The delegation involves accessibility. Accountability means answering for the use of your formal authority by someone else. A delegation of formal authority to another person does not relieve one of the necessities of accounting. The subordinate must account for the use of delegated authority because an obligation is created. A subordinate is held responsible for assigned tasks and he is accountable for the satisfactory completion of the duty. Accountability to one’s superior is, therefore, absolute; that is, it can neither be transferred nor delegated.

The Principle of Unity of Command

This principle states that a subordinate should be accountable to one and only one superior at a time. The subordinate needs to report to only one superior to maintain the chain of command. The essence of the unity of command is to avoid conflicting instructions. It is essential in all organizations for an employee to require delegated authority from one boss and is accountable to the same boss for the assigned task.

Other principles of organizing which the entrepreneur should know are:

  • The Principle of Functional Definition: This states that jobs must be clearly defined in an organization such that there should be no ambiguity as regards any body’s job. An employee should know what he should be doing in the organization.
  • Scalar Principle: The scalar principle states that there should be a clear line of authority from the lowest to the highest worker in the organization. This ensures that even employee in the organizational knows who to report to and who should report to him.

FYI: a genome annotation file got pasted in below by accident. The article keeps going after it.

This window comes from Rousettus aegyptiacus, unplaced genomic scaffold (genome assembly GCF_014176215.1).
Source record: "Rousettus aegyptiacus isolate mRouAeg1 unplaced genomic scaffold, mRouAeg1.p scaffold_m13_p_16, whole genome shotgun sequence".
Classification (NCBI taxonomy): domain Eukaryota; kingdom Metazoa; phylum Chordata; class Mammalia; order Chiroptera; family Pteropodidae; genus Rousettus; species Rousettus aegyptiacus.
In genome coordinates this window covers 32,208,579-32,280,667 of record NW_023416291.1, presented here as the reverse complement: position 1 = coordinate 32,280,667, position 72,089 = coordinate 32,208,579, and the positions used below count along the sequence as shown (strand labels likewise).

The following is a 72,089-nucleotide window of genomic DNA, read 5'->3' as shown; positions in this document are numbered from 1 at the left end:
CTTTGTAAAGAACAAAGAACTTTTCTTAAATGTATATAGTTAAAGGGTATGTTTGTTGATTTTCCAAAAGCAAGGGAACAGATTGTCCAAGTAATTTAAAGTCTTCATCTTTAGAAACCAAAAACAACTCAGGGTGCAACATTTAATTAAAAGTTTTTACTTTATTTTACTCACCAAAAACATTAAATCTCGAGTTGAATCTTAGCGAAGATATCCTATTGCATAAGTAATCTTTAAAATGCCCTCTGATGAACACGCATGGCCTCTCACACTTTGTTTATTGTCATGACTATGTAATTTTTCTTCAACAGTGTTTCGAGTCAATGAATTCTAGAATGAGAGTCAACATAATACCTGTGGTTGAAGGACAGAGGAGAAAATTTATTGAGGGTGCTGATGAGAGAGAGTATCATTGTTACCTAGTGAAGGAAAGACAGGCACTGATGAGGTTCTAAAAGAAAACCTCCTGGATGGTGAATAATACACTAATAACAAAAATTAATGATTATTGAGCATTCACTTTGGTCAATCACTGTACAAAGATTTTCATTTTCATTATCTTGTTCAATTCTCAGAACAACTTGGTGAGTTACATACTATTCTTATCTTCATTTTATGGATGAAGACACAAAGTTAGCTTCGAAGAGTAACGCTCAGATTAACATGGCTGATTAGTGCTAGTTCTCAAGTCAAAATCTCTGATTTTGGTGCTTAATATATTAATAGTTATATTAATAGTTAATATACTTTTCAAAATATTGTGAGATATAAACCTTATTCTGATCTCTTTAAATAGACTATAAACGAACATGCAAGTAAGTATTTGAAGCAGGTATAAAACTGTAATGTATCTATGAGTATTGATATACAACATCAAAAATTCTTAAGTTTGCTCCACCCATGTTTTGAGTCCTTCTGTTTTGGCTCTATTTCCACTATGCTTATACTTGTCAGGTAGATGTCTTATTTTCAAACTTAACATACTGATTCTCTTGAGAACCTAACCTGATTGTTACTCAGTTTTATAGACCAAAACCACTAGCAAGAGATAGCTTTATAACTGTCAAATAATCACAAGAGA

• The Principle of Span of Control: The entrepreneur should be able to determine the number of people that he can effectively directly supervise. The entrepreneur should always be at alert not to over-load any section under a supervisor to maintain elective control.
  • Principles of Parity of Authority and Responsibility: This principle states that authority should be delegated when responsibility is delegated for respective tasks to be done.
  • The Principle of Authority Level: This principle states that the authority with which the worker performs must be within his level. This is to avoid a situation where the entrepreneur ends up taking all the decisions in the organization personally.